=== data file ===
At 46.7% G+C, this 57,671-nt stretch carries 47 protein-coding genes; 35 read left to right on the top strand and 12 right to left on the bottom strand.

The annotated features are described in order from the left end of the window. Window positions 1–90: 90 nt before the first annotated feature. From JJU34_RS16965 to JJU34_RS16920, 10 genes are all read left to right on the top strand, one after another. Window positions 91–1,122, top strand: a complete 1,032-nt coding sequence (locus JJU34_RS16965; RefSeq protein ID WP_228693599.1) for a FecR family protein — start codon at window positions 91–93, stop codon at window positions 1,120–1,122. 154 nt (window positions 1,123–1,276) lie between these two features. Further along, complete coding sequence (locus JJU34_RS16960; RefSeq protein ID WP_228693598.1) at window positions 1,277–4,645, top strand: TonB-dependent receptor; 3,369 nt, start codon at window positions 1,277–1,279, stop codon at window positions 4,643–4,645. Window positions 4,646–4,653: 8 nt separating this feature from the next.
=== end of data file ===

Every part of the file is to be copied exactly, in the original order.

At 46.7% G+C, this 57,671-nt stretch carries 47 protein-coding genes; 35 read left to right on the top strand and 12 right to left on the bottom strand.

The annotated features are described in order from the left end of the window. Window positions 1–90: 90 nt before the first annotated feature. From JJU34_RS16965 to JJU34_RS16920, 10 genes are all read left to right on the top strand, one after another. Window positions 91–1,122, top strand: a complete 1,032-nt coding sequence (locus JJU34_RS16965; RefSeq protein ID WP_228693599.1) for a FecR family protein — start codon at window positions 91–93, stop codon at window positions 1,120–1,122. 154 nt (window positions 1,123–1,276) lie between these two features. Further along, complete coding sequence (locus JJU34_RS16960; RefSeq protein ID WP_228693598.1) at window positions 1,277–4,645, top strand: TonB-dependent receptor; 3,369 nt, start codon at window positions 1,277–1,279, stop codon at window positions 4,643–4,645. Window positions 4,646–4,653: 8 nt separating this feature from the next.